In news from Danbury, one of Bethel’s surrounding communities, Ted Kilmer discusses the art scene and “quality of place.”
Posted by Paula Antolini
March 7, 2015 5:14PM EDT
Danbury’s Creative Class — Where Are They?
Written by Guest Contributor Ted Killmer
More than a decade ago, the celebrated and often controversial “urban enthusiast” Richard Florida wrote the seminal book “The Rise of the Creative Class.” In it, he began his exploration of “quality of place,” and has since published an updated version.
He posited that the liveliest economies were found in regions that were characterized by talent, technology and tolerance.
He also named Danbury as No. 6 in the Top Ten metro areas in the nation in which creative people reside per capita. Santa Fe tipped the scales at No. 1, followed obviously by our biggest cities.
But Danbury? Where are they?
When one discovers that in Halibut Cove, Alaska, where paintings are created using octopus ink, there are 18 declared visual artists, out of a population of 76, or that one-seventh of the population of the European Baltic state of Lithuania are artists, one wonders. Jamie Bennett, executive director of New York City-based ArtPlace America, a group that invests in creative placemaking projects around the country, looks toward “hallmarks of the arts.”
Yet ESRI, the geographic information system that layers data upon data about cities’ populations, doesn’t come close to a “creative class” or “creative placemaking” or “hallmarks of the arts” in Danbury. So, where is our creative class?
Let’s start with Main Street. We have two galleries: @287, the Cultural Alliance of Western Connecticut’s showcase that has consistently presented top notch talent; and the YMCA’s ESCAPE to the Arts, which promotes the work of its members and students. They are next door to each other.
Amanda Bloom’s brilliant gallery, featuring vibrant, contemporary works, attracted a local cognoscenti to Library Place, but it survived only three years, lost on a side street.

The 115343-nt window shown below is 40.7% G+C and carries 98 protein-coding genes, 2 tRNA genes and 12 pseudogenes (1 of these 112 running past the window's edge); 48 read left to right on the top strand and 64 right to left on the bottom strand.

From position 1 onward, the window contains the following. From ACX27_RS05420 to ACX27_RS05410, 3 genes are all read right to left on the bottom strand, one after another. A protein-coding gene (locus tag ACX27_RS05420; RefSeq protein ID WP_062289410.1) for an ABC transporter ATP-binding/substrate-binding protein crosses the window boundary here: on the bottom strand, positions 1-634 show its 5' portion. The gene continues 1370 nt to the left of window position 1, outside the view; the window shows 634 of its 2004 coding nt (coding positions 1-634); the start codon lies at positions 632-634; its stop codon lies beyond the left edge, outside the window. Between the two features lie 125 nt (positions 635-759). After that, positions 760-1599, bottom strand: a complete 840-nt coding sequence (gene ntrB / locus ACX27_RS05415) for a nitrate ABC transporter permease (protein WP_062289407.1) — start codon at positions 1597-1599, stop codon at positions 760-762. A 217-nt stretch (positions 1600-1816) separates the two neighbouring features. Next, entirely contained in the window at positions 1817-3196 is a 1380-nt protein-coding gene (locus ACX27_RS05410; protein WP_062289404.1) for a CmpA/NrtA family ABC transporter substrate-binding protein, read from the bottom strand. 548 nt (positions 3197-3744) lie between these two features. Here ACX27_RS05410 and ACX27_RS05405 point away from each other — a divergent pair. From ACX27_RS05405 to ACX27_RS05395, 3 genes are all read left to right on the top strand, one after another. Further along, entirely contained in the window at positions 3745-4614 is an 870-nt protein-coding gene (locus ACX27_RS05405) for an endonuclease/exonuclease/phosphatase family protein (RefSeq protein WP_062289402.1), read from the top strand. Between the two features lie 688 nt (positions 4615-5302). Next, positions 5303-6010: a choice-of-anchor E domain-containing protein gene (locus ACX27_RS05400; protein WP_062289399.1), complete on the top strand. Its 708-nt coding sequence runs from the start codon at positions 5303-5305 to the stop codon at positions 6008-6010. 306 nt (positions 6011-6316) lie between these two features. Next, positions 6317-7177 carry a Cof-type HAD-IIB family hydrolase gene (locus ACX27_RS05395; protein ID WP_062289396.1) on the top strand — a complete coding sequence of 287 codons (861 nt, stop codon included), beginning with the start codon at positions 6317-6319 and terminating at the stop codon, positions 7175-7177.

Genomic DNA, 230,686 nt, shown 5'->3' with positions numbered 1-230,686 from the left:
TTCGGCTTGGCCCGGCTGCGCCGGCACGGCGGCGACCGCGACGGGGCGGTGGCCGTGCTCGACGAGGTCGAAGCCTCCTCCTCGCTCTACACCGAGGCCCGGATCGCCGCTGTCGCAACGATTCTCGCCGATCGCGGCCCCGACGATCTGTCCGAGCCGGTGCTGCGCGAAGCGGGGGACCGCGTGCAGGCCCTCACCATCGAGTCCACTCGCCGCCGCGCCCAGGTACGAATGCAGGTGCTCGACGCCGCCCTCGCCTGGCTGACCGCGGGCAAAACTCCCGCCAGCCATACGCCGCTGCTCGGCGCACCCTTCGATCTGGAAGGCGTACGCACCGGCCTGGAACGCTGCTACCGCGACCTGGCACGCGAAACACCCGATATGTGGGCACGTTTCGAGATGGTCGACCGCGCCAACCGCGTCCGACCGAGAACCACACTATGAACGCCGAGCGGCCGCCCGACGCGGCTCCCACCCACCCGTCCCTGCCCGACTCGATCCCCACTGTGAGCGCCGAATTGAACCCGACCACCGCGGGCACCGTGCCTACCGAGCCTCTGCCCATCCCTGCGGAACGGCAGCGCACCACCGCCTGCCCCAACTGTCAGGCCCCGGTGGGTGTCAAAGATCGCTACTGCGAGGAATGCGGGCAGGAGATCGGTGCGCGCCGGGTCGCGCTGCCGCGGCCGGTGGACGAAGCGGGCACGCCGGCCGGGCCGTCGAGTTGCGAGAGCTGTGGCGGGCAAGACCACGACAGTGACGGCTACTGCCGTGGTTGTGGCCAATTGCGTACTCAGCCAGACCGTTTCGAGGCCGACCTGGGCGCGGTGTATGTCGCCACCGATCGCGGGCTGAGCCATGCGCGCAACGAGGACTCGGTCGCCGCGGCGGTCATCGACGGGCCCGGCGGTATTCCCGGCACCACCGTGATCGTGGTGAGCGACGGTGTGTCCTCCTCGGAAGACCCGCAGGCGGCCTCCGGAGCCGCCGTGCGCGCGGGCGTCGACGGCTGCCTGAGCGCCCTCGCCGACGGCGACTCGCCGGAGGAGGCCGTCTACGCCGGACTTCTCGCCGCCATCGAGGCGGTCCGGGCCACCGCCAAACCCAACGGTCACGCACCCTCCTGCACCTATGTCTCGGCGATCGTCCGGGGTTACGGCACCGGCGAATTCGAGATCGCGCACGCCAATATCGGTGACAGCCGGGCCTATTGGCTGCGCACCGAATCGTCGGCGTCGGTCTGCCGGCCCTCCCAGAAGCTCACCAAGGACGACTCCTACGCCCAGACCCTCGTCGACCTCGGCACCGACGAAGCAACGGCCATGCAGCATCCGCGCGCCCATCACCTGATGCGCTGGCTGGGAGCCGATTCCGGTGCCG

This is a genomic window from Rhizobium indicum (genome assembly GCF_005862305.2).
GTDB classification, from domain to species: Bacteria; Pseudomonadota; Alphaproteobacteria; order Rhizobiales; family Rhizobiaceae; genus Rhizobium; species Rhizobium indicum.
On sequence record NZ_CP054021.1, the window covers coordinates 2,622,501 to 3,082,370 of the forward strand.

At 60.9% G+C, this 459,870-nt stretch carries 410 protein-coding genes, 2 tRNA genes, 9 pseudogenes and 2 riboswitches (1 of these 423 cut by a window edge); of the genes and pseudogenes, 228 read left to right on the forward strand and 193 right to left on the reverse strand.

Through the Cultural Alliance’s Accessible Art programs, we find visual art popping up inside and out at various businesses — including in the hallways outside of Mayor Mark Boughton’s offices.
The comic book illustrator Mark Texeira maintains his studio in the Empress Building, the photography den of RmediA is located over the former Woolworth’s and the innovators at the Hackerspace hold promise.
Add architects (The News-Times wrote up our abundance of professional built-in practitioners in an October 2014 article, “Where the architects live”), writers, bloggers, and the odd culinary genius, but I’d still have to go to the Public Library to get my fill of creativity through books.
So, let’s try Greater Danbury, the 10-town region serviced by the Cultural Alliance: Danbury, Bethel, Bridgewater, Brookfield, New Fairfield, New Milford, Newtown, Redding, Ridgefield, and Sherman. Throw Kent in; it helps.
The Alliance has 185 members, including more than 55 arts, history, and cultural organizations. They include photographers, musicians, designers, dancers, sculptors and creative businesses, among others. Include the 450 undergraduates and graduates housed at WestConn’s new Visual and Performing Arts Center.
Of course, we can count the viral reach of those 55 Cultural Alliance member organizations that have members, but we’re still not visibly seeing what makes Danbury No. 6. Where is our “madding crowd?”
When I moved from New York to Danbury two years ago, I came to participate hands-on to reinvigorate First Night, which just this past New Year’s Eve celebrated its 25th milestone anniversary. It featured a remarkable gathering of performers, dating back to day one, Dec. 31, 1989. The Mad Hatter Barbershop Chorus, New Hope Mass Choir, Sherry Winston — Danbury at its best.
But there’s still more to uncover, and I’m determined. Richard Florida can’t be all wrong. After all, the No. 6 is the most harmonious within numerological circles. And Danbury is a No. 6.
So what do we “hatters” do? Don our hats, for sure. Let’s fill empty storefronts with art. Walk the streets with history. Frequent the Danbury Museum & Historical Society, where music aficionados will find rare references to the great Marian Anderson and the rarely honored breakthrough composer Charles Ives. Map ourselves. Create Culture.
ABOUT TED KILMER
Ted Killmer is an arts programming and public relations specialist who lives in downtown Danbury.